As 3G Networks Buckle, Ruckus Wireless Sends Smart Wi-Fi to the Rescue

11/24/10Follow @wroush

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54 megabits per second, and when you start meshing it you get a lot less than 54. With 802.11n [the latest Wi-Fi standard], it’s a whole different story. It’s got five to six times more bandwidth than 11g. And now that you have all these dual-mode phones that people carry with them, higher speed is something that people want.”

The big idea behind 3G offloading would be to place Ruckus devices in crowded public places—think malls, train stations, stadiums, and plazas. Since Wi-Fi access points can’t serve more than one user at any given moment, they rotate through all of the users trying to access them, sending them a few bursts of data at a time. One advantage of Ruckus’s devices is that they’re able remember the last known location of each user. “If we have 100 users on an access point, we have a table in memory that says, ‘For user 45, the last time we talked to him, the best antenna pattern was 378,’ and when it’s his turn again we’ll pull out that pattern,” Kish explains. Basically, the devices redirect their beams hundreds of times each second, like a laser show in a nightclub. And that’s how the Ruckus technology could serve hundreds or thousands of mobile subscribers as they pass through public places.

But none of this going to be put in place overnight. For one thing, for 3G offloading to work, phones would have to be reprogrammed to identify and authenticate themselves to local access points, and to switch over to Wi-Fi automatically when it’s available without requiring the user to enter a password. But carriers are working behind the scenes on protocols that would make all that happen, Kish says.

Ruckus Wireless product familyIn addition, carriers would actually have to deploy Wi-Fi gear in thousands of public locations. Kish says that one of the two major U.S. builders of cellular towers—it’s either American Tower or Crown Castle International, he can’t reveal which—has already installed Ruckus access points on a handful of its 20,000 towers. “We joke ’10 down, 19,990 to go,’” says Kish.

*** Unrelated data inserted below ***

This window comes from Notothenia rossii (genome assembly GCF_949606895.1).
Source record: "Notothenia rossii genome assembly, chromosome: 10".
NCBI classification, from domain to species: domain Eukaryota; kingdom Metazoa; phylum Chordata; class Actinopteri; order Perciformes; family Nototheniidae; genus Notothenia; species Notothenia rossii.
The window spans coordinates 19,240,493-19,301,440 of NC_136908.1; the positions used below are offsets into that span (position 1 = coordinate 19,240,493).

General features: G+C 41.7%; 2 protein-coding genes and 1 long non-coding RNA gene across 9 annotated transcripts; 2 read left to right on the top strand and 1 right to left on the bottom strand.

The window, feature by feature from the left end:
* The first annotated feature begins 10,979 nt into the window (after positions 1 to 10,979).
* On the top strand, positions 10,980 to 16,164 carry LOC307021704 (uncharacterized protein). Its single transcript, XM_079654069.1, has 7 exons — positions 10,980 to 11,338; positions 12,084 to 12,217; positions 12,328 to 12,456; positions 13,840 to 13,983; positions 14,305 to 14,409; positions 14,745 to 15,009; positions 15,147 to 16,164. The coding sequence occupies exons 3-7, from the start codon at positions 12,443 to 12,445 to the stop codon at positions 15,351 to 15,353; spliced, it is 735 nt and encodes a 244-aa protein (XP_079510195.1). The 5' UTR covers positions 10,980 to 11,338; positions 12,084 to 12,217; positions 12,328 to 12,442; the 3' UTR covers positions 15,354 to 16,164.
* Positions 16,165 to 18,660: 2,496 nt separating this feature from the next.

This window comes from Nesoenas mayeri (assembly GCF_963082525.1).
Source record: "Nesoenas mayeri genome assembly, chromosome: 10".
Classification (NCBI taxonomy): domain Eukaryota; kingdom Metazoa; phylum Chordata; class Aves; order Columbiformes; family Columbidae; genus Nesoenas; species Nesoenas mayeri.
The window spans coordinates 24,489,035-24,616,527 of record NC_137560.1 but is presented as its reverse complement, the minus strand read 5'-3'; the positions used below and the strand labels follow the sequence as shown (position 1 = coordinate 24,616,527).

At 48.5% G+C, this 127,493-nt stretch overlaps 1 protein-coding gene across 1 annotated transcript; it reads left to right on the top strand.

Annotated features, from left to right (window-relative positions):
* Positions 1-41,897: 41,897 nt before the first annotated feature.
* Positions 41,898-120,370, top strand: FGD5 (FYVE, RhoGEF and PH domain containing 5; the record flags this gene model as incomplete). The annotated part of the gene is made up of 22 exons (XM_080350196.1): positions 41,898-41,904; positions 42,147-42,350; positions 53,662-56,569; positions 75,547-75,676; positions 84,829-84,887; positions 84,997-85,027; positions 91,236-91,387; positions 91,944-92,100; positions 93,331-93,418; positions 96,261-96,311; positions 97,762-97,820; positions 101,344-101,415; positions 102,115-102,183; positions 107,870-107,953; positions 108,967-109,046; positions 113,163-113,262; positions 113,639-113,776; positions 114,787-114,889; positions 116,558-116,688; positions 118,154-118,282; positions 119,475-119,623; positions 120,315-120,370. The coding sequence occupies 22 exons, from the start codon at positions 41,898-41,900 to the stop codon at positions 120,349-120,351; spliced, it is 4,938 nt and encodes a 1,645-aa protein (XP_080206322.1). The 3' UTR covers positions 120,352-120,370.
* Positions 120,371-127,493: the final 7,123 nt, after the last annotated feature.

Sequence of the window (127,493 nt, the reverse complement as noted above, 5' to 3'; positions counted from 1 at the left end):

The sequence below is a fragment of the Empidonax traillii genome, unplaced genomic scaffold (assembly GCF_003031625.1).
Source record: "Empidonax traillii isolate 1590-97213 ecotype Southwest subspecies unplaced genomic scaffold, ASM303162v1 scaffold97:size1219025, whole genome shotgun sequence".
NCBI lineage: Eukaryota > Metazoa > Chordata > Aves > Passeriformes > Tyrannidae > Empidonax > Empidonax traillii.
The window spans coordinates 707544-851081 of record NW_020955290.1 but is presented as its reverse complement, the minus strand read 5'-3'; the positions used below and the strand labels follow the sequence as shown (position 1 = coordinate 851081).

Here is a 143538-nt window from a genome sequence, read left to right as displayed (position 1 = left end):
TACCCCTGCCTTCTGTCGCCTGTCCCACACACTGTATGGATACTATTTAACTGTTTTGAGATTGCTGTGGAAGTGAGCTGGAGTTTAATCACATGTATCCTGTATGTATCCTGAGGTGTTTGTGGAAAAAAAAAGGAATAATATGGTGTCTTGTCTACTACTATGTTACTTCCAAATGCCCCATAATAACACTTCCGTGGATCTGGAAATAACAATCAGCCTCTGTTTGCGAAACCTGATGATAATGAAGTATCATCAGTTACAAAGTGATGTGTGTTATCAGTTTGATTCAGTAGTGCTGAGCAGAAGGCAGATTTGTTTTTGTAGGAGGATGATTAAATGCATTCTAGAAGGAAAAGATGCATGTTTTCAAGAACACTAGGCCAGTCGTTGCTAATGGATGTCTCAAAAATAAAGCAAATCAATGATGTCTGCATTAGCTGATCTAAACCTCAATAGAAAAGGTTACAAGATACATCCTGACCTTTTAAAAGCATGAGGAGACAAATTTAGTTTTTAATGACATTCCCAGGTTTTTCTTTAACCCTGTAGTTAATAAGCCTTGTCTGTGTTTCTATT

The long-term fix for 3G’s problems, of course, is 4G—and networks like Verizon’s LTE, which is faster than Wi-Fi under some conditions, are being deployed right now in dozens of U.S. cities. But Kish and Lo say they’re not worried that 4G might derail Ruckus’s new business before it even builds up steam. If the history of 3G is any guide, after all, the new LTE networks will be overloaded from the moment they’re turned on.

“Wi-Fi has moved from being a band-aid to being a strategic asset,” Kish says. “Based on the perspectives we are getting from a majority of the mobile carriers, Wi-Fi will play a role indefinitely, side by side with LTE.” For example, teams deploying LTE are turning to Ruckus for help building wireless backhaul networks to get data from the Internet backbone to LTE antennas, Kish says.

The question driving Ruckus has always been “how do you make wireless as reliable as a wire,” says Lo. “If an e-mail arrives a few seconds late, you don’t notice, but with video, every dropped packet is very apparent. I don’t want to point fingers at the carriers, but people are aware of the quality problems of the 3G networks—and the air is going to get dirtier, not cleaner. So the need for a technology like ours is going to be bigger and bigger over time.”

Wade Roush is a contributing editor at Xconomy. Follow @wroush

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